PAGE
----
You hear players talk about them all of the time, usually when helping a player who has a horrendous bridge, stands up during their shots, or has some other glaring problem. If they are receptive to suggestions, there is no shortage of players willing to give them a few pointers.
Sometimes, you’ll hear a pro talk about needing to “work on their fundamentals.” It’s hard to believe when you see a player like Shane Van Boening or Jasmin Ouschan make shot after shot, perfect and precise, that they need to work on the basics.
But they do. We all do.
Recently, I watched a One-Pocket match on YouTube between Scott Frost and Tommy Tokoph; two very accomplished players. I decided to see if these phenomenal players made any fundamental mistakes: did they ever drop their elbow? Did they stay down on their shots? Did they follow through? What I discovered was rather interesting, and clearly illustrates the need to occasionally go back to the drawing board and work on your basic skills, no matter how good you are.
Overall, Scott Frost seemed to have the best fundamentals. He stays down on his shots, usually until the ball drops into the pocket. Sometimes he has to get out of the way (for a bank, for example), and he does so at the very last possible moment. He is very disciplined as a rule, which I believe is why he is so difficult to defeat. It’s no wonder he’s called “The Freezer!” He’s as cold as ice.
However, I have evidence that he is human, after all. Notice at 5:05 in the video, he scratches on the shot. While it is true that the cue ball went in off of other balls, I believe he let it get away from him. Now, watch the shot again, but this time pay attention to his cue stick. It pops up into the air right after the shot. He gets practically no follow-through.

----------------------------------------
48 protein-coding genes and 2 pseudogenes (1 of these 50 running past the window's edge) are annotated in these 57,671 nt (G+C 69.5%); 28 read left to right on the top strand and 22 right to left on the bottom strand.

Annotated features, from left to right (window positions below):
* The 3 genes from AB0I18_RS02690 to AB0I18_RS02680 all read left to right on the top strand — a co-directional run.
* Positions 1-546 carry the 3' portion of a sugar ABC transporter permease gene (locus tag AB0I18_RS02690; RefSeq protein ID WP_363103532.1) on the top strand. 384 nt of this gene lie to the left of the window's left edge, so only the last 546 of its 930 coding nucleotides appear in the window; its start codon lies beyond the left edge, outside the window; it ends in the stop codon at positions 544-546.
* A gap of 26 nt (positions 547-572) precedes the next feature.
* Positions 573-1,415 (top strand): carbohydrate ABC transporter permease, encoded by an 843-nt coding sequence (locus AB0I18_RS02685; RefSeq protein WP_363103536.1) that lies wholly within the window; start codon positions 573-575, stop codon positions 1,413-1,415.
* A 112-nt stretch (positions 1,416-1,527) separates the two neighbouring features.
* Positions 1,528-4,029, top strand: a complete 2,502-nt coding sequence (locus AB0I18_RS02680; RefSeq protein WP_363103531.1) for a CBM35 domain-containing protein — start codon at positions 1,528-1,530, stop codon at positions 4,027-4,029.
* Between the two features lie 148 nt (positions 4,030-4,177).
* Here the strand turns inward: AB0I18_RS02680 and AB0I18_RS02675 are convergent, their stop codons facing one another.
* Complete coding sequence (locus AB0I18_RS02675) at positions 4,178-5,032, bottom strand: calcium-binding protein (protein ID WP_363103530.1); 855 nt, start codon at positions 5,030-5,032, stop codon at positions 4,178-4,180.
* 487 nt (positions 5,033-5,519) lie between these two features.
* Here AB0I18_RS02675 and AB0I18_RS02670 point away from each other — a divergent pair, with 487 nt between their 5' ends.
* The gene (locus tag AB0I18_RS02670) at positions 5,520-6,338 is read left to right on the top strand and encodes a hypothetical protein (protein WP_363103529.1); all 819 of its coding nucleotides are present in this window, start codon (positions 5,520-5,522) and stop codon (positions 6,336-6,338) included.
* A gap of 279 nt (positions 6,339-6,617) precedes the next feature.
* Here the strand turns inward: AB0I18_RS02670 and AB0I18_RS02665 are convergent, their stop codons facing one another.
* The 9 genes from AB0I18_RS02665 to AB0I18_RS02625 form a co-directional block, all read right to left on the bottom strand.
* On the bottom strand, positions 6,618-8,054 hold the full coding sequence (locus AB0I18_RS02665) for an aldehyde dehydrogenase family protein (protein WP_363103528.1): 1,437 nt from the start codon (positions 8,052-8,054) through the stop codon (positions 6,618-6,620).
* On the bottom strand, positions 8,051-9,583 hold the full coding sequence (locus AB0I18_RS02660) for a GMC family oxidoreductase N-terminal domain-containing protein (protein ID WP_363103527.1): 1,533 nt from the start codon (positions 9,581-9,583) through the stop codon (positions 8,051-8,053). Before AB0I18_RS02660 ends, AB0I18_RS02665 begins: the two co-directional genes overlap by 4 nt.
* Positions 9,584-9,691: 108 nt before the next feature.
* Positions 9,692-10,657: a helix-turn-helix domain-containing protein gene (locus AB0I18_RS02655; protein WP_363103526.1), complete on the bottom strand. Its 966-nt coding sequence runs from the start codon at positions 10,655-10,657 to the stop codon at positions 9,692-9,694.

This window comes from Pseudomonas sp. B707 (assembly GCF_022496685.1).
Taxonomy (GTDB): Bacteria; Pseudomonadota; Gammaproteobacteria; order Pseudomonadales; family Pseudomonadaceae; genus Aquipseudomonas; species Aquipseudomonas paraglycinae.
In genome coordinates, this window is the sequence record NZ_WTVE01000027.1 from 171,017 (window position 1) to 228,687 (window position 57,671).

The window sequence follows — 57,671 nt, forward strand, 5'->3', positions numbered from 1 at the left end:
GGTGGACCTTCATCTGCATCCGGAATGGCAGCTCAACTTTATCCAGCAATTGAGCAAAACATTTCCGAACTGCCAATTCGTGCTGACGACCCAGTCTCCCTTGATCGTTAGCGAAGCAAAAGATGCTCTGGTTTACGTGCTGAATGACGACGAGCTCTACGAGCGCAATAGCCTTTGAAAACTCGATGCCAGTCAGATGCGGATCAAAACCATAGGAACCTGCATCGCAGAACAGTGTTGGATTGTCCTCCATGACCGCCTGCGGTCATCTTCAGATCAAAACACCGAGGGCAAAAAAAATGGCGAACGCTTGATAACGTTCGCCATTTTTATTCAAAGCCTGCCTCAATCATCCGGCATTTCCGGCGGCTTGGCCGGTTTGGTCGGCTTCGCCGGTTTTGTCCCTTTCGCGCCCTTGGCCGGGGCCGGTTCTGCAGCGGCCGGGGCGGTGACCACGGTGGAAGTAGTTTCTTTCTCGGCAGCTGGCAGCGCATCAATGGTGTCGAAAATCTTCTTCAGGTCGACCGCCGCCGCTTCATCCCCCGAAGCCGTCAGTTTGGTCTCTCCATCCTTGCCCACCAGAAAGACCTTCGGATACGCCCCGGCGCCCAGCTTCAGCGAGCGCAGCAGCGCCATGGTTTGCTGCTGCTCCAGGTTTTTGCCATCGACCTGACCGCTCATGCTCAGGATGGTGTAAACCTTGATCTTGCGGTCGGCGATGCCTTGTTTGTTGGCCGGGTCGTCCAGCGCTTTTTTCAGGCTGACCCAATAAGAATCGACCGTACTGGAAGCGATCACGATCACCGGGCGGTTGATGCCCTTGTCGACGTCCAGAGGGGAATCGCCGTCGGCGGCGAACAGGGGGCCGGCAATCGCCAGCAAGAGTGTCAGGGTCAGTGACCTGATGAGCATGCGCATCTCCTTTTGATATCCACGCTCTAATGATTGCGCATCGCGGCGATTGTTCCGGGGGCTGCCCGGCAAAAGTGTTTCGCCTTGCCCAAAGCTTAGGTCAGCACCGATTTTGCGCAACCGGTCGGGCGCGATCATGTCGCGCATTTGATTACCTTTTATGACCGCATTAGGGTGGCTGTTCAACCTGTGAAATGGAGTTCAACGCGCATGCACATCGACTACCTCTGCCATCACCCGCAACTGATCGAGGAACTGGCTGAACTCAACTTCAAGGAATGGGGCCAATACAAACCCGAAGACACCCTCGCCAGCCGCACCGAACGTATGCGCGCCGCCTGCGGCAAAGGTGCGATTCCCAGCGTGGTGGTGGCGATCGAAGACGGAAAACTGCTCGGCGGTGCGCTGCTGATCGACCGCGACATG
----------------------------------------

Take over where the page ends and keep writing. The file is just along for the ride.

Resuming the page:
Granted, Scott was shooting over another ball and had to jack up. However, when the shot is particularly difficult, it’s even more important to keep the fundamentals in mind. He ends up popping the cue ball into the air, landing on another ball, and even though he made the ball he was aiming at, he followed it with the cue ball.
Now, forward the video to 6:08. Tommy makes a great shot, but if you watch his cue stick, you’ll notice that he swerves it, perhaps to subconsciously add a little more spin to the cue ball. In a game of One-Pocket, cue ball position is very important, and it’s very difficult to control it unless you are giving it the exact spin and speed that you need to position for your next shot or leave your opponent safe. By swerving his stick, he didn’t control the cue ball well, and you can see that he didn’t get a good position for his next shot. As a result, his next shot is extremely difficult. He misses and sells out. Definitely not something you want to do playing The Freezer.
Let’s move ahead a bit to 14:35. As he is taking his practice swings, notice his back arm. It’s a little too far forward, preventing him from following through properly. He pokes at the shot. Plus, he stands up immediately after his shot, and he drops his bridge hand from the edge of the table. The result was that he sold out again, leaving Scott a straight shot into his pocket.
Would that have happened if he hadn’t stood up, or followed through? Maybe not. But if his fundamentals were more sound for that shot, he may have been more focused and hit it the way he intended, without selling out.
Let’s look at one more shot: 29:51. Here, Tommy stands up and drops his bridge hand off the rail immediately after the stroke. As a result, he misses his shot, and scratches in the side; a very devastating outcome in a One-Pocket game against a player like Frost.
Remember, these are top-notch players. They have logged countless hours at the table, in practice and competition. However, even players of this caliber must constantly be at the top of their game, and focus on the basics. Tournaments can be grueling, and when you are worn out from playing a 4 hour match until 3 in the morning, what do you suppose is the first casualty? That’s right…
This article was published in the June 2013 issue of The Break magazine. You can find the article on page 20. Click here for a direct link to the article